By Sonja Nikcevic
I’ll come right out and say it – I love zoos. And because of this, I’ve been to my fair share, local, foreign, big and small. But it’s only recently that I became fully aware of the raging zoo debate. Is it ethical to claim we love animals and then keep them locked, caged and bolted up? Although many might scream ‘No!” right off the bat, there is a lot to be taken into consideration. I won’t pretend I have an answer, or actively take a side, but I also do not plan on stopping my zoo trips anytime soon. If nothing else, I need to keep up with the ‘raging’ debate’, don’t I?
The consumerism side is an obvious one. Zoos are a vast industry that attract more than 700 million visitors a year worldwide. Just in the US, zoos and aquariums rake in and annual $16 billion. Why stop, or even question something so profitable?
But let’s look at the bright side of the debate first, shall we? In the last two decades, we as a society have become super aware of anything that might be even slightly politically incorrect or harming. To minorities, majorities, women, men, our bodies, our children, our food – you name it, somebody is out to protect it and its rights. My ironic tone gives away the fact that I think this is going too far. One obvious upside though, is that new issues have come into the spotlight, and created competition in the capitalist world we live in. As animal rights became more and more prominent, zoos have been forced to contend with each other on how their animals are treated and who has the more realistic habitats. The greatest profiteers from this are the animals themselves. Many cages and bars have given way to more realistic enclosures and zoos worldwide (the ones with the money to do so obviously) are doing everything they can to make human-animal interaction more intimate, while giving animals the space they need. These same zoos are spending more and more of their annual revenue on conservation and breeding programs, disease studies and mass education of endangered species.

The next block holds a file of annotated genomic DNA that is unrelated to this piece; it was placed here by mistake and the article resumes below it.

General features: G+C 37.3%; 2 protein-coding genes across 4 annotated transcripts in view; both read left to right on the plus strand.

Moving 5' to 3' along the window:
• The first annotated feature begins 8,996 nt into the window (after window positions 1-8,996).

One positive example of how these aren’t just empty promises is the South China tiger, which, due to intensive conservation programs worldwide, now exists only in zoos, a large percentage of which will be experimentally released into the wild over time. Captive tigers overall are flourishing, with 15,000 to 20,000 worldwide, outnumbering their wild relatives five to one. This is due to the astounding amount of tigers that are still hunted for their pelts in both Asia and Africa, and zoos –the ones doing it right – do seem like the better place to be.
Onwards with the conservation side. A zoo owner interviewed for a documentary trailer Zoo Revolution, said what I firmly believe to be true “We’ll only protect what we love, and we’ll only love what we know.” Aside from the fact that anyone can become entranced with an animal at a zoo and decide to start their own NGO to help save it, it’s the children that really count. We are the ones responsible for raising whole new generations of conservationists, marine biologists and animal experts. These professions, like many others, are born out of passion, and passion isn’t always easy to muster up from documentaries and picture books.
Now, many will argue (these guys in particular) that none of the above is important, because the basic animal right is the right to freedom. Money spent on breeding and conservation in zoos, can just as easily be diverted to programs in the wild, and if zoos were to be shut down altogether, there would be much more money to go around. All of this is true, but I’m going to quote the Simpsons on this one – “Think of the children!!!”
Just recently I went to Belgrade Zoo, and came across a little boy, walking behind his group of friends, with a serious look on his face and a notebook in hand. I couldn’t resist sneaking a look, and right there, in scraggly eight-year old handwriting, were the names and features of all the animals he’d seen so far, and a checklist of the ones yet to be seen. I also witnessed the elation when he saw the white tiger, and the proud check that came with it.
So, hate zoos or love them – promise me one thing – that you’ll take your kids to them.
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